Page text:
By Meghan McDermott
Experts pointed out that children are growing up in a very different world, one with increasingly violent cartoons, music, television, et cetera. And the affects are carrying into school.
"Things are way more progressed than they used to be, so it's a lot more difficult for children," said Jeremy Flowers, the Primary Prevention Facilitator for the East Texas Crisis Center.
He added, "if kids see one kid acting bad they tend to grasp on to that, and they all join in."
His prevention work focuses on young men in junior high and high school.
"Children, we wanna change beliefs and attitudes and behaviors, because they adopt them at a really young age," said Flowers.
And one of the biggest lessons he tackles is anger.
"Anger is a big issue. A lot of kids don't know how to express it," said Flowers.
Here at the Lonestar MMA gym Drew Arthur is combating the violence head on.
"We actually tell them what to do, how to think and how to try and get away, and what to do when they do get away," said Drew Arthur, Co-owner of Lonestar MMA.
He is teaching children self-defense.
"Most of the time they think they're playing when they're actually getting fit and actually getting life-saving skills," said Arthur.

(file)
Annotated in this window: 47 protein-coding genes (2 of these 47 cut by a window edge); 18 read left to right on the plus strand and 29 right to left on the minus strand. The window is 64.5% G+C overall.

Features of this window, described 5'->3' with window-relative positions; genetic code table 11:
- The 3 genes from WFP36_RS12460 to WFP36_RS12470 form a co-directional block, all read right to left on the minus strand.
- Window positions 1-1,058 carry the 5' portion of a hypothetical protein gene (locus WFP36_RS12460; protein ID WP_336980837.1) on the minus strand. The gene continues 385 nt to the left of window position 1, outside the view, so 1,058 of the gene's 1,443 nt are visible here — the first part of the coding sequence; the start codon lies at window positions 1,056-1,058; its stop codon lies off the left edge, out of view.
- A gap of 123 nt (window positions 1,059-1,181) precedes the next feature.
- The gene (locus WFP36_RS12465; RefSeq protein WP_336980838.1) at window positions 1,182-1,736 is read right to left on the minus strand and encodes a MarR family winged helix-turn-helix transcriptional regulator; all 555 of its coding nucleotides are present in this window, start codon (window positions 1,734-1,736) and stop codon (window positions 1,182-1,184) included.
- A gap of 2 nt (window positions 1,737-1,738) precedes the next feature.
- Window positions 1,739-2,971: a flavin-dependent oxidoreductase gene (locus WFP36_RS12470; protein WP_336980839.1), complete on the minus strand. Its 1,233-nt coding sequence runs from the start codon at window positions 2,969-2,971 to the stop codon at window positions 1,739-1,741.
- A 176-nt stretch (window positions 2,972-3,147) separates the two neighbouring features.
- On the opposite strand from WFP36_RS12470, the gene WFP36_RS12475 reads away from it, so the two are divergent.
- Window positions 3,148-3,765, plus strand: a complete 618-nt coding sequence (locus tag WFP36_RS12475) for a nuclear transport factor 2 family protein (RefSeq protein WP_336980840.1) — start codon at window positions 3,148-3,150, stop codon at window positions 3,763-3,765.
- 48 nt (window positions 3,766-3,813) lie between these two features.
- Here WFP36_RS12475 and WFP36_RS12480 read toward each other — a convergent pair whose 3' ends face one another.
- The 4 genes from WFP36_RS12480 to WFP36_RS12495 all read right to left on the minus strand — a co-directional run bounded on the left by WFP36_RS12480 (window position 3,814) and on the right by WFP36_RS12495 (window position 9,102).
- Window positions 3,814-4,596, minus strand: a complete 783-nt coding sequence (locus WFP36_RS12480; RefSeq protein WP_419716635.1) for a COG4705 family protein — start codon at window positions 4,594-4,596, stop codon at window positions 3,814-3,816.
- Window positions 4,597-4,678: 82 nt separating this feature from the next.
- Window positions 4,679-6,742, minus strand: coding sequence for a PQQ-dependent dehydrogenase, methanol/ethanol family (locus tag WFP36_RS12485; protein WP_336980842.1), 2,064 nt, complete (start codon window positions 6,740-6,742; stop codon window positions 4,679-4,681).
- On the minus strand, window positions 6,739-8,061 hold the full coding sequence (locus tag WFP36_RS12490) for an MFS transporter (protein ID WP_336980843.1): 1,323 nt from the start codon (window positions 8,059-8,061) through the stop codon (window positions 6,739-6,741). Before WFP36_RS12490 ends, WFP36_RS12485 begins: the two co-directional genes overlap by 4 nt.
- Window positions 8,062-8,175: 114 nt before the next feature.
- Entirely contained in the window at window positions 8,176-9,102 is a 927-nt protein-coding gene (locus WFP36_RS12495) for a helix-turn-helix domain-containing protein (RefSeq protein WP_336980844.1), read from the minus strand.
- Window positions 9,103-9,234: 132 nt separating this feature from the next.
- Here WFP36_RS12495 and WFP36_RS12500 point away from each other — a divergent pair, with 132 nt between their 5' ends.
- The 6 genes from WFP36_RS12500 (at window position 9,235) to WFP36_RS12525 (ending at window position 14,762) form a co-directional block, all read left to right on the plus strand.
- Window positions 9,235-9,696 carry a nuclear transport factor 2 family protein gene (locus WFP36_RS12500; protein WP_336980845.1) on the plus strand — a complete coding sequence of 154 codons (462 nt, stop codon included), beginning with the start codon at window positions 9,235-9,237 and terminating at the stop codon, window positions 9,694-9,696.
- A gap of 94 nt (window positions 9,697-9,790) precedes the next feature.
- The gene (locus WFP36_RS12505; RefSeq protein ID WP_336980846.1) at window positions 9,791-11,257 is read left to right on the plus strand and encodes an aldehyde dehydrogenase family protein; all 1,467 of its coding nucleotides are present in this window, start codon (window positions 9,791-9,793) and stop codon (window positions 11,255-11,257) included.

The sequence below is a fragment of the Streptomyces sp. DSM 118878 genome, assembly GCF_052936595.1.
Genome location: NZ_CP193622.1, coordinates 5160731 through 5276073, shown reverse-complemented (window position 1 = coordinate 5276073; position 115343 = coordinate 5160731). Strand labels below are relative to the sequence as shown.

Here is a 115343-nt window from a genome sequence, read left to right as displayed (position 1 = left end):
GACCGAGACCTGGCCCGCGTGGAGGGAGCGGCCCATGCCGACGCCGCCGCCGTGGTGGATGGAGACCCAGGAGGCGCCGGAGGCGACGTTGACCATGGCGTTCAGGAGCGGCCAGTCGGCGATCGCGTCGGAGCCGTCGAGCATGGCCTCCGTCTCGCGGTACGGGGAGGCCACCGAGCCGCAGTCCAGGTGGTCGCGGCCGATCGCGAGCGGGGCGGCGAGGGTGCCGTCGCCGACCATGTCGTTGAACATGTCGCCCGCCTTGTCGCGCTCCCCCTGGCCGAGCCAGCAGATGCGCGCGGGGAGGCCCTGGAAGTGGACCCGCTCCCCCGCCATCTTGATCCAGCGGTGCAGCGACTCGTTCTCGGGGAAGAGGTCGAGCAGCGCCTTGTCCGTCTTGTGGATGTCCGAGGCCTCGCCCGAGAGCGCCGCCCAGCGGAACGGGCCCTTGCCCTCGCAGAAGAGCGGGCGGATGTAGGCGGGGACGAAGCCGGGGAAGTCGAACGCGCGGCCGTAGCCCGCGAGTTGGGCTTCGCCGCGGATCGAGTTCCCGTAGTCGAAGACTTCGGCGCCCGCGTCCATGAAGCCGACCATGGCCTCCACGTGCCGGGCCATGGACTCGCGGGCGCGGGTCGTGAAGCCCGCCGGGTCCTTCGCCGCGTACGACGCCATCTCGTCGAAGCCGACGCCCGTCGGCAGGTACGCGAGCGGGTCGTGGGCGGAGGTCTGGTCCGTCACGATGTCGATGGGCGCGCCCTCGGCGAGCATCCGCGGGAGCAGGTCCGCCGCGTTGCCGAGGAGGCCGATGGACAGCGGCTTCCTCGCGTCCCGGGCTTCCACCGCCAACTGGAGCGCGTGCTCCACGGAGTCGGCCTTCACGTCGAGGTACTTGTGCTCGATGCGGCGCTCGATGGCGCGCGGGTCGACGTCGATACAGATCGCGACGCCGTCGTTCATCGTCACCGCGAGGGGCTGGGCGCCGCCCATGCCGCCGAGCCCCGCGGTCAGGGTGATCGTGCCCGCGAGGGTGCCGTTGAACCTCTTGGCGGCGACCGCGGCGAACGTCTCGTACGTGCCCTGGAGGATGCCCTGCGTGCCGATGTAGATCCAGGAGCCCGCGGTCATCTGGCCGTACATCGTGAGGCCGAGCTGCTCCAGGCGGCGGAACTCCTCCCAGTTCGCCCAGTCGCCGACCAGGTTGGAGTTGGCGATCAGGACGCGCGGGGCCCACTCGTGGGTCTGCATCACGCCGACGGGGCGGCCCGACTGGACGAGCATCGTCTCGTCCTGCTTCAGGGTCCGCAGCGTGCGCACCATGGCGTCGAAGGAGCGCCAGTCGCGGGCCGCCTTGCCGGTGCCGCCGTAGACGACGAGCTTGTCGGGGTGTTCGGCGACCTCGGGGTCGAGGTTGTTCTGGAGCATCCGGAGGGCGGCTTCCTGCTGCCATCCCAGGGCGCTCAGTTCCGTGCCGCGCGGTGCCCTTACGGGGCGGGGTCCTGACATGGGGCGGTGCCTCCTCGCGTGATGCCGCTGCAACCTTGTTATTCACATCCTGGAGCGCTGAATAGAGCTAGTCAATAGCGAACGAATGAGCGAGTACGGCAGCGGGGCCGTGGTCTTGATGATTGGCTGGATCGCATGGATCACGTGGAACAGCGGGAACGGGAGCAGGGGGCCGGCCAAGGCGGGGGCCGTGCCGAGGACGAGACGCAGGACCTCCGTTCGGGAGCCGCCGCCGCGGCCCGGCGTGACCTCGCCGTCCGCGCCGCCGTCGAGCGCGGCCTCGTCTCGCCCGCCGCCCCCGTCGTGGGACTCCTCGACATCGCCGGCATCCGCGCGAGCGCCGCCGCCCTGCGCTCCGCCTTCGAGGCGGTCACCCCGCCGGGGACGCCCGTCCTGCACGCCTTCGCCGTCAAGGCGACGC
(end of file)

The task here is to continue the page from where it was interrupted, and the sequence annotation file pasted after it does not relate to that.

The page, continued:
Whether it's mixed martial arts, brazilian jiu-jitsu, boxing, judo, or one of the other classes at Lonestar MMA, Arthur says it's all teaching students the safest and most effective way to get out of a bad situation.
"A lot of ways of thinking is using the open mat like out there, but not every time someone's attacked they're attacked a kin to that like in a parking lot. It's in a closed area where desks or table tops or halls," said Arthur.
Training that could ensure the safety of your child.
Flowers adds that if we can teach kids to express anger in the correct and positive form, then we can control a lot of this bad behavior.
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